Sunday, September 24, 2017

Thursday, November 5, 2020

As they've done for more than three years, the players kneel.   Fists raised, heads bowed, they kneel.

It's eerily silent as the anticipation builds. No insults raining down, nor yells of support for the kneeling players. No one in the crowd of 80,000 dares take a breath, let alone utter a word. All eyes are glued to the field, where the players kneel.

And then she emerges through the tunnel and onto the field.  The president-elect strides towards the kneeling players. She walks right up to a hulking lineman, and looks him in the eye. The crowd, which had erupted into a frenzy when she appeared, is silent once again.

And then she kneels.

There's not a dry-eye in the house or an unkneeled knee. Everyone - the fans, the coaches, the referees - #takestheknee.

As the first familiar notes of the Star Spangled Banner start playing, she looks from kneeling man to kneeling man and fixes her strong, caring, dignified gaze on each one. And then she rises.

And one by one, the players rise. Hands on hearts. Eyes proud. They rise.

And the refs rise. And the coaches rise. And the crowd rises. And even Sam Grandy, the 88-year old peanut vendor who, if truth be told, had been ambivalent about kneeling in the first place because he feared this very moment, having to stand from a kneeling position, rises. Everyone rises.

The darkness has lifted. We are with her. And she is with us.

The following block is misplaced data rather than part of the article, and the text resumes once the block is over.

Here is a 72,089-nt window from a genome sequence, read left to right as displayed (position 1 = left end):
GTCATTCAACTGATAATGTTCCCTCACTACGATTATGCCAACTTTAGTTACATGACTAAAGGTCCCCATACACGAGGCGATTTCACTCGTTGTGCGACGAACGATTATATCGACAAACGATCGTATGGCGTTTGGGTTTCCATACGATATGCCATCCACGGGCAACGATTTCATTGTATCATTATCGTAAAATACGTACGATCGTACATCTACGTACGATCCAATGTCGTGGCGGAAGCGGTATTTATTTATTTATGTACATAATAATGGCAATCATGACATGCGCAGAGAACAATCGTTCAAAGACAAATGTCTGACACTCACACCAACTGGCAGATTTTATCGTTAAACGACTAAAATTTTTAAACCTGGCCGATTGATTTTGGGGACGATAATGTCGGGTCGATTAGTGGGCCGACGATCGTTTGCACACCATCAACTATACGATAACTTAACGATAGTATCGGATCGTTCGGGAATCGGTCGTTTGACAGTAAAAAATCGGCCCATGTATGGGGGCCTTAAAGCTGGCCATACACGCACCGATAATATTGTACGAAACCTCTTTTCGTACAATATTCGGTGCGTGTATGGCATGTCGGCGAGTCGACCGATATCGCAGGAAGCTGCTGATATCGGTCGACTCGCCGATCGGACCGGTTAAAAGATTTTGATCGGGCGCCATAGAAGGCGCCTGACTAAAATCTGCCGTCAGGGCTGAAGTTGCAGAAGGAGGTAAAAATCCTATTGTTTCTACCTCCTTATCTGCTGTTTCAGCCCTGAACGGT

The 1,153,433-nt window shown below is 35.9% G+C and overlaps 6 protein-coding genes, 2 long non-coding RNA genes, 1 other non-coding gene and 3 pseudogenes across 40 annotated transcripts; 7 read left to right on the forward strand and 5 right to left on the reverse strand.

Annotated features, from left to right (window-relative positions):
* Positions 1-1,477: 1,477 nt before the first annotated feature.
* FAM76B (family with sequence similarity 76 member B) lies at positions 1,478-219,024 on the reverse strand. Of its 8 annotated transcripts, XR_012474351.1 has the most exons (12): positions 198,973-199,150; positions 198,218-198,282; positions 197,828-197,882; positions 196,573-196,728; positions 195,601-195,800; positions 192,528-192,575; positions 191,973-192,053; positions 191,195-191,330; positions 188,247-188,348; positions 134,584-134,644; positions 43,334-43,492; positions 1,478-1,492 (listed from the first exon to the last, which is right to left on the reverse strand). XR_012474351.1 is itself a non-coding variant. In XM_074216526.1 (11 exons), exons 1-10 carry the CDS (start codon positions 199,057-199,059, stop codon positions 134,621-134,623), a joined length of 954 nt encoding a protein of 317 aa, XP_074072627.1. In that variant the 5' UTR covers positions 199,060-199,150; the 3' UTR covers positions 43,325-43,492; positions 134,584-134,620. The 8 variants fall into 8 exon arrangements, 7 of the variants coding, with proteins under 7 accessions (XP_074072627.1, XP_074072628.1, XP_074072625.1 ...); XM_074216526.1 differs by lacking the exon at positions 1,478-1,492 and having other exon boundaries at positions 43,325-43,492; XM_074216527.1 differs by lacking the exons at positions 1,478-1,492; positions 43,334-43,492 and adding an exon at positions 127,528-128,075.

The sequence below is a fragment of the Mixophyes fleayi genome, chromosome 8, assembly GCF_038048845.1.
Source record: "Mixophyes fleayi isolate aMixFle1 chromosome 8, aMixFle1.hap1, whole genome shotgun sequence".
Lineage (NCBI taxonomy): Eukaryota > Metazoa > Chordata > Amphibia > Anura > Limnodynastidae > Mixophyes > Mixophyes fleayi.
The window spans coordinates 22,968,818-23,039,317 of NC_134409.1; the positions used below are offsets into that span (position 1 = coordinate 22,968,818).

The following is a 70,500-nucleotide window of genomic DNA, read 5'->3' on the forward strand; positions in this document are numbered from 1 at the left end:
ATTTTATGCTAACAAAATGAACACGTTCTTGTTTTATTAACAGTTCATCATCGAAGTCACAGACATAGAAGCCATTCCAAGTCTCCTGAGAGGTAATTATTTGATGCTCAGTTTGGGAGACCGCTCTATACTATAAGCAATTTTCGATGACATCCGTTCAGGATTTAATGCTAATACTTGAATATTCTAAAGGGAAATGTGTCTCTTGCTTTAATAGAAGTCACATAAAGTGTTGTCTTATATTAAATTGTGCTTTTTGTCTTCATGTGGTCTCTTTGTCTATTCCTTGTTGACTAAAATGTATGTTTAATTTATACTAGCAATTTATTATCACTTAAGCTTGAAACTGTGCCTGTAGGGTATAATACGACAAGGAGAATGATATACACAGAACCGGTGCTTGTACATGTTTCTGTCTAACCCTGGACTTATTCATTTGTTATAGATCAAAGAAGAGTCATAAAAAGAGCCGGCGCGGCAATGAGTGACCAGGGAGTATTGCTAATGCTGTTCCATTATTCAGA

America rises.

Thursday, January 19, 2017

The Resistance

Chapter 1

I don’t know what made me do it.  Maybe I was feeling reckless. Maybe I picked up a note of defiance in her voice as she ordered her latte. Or maybe it’s just that as long as humans can remember Freedom, we’ll never lose our capacity to Love.

I placed my order and as I followed her from the barista towards the cashier, I saw my chance. Reaching for my wallet, I leaned in and whispered, “#Drumpf.”

She didn’t acknowledge me or even flinch. Had I misjudged? I started to panic, and my eyes instinctively glanced towards the door, half-expecting to see the Trump Troopers. But all was quiet. She Foursquared for her drink and headed for the door.  By the time I had paid and generously tipped 12%, she was gone.

I walked out into the bright sunlight and pulled out my phone. A little crestfallen but also buoyed by the cherry notes of my espresso, I pulled out my phone, and, after a quick check of my surroundings, opened Twitter. I was just about to type in “#Drumpf” when a voice called out from the shadows, “Do you whisper Keith Olbermann’s secret hashtag of the day in every stranger’s ear or should I be flattered?”

It was her. And she was vaping.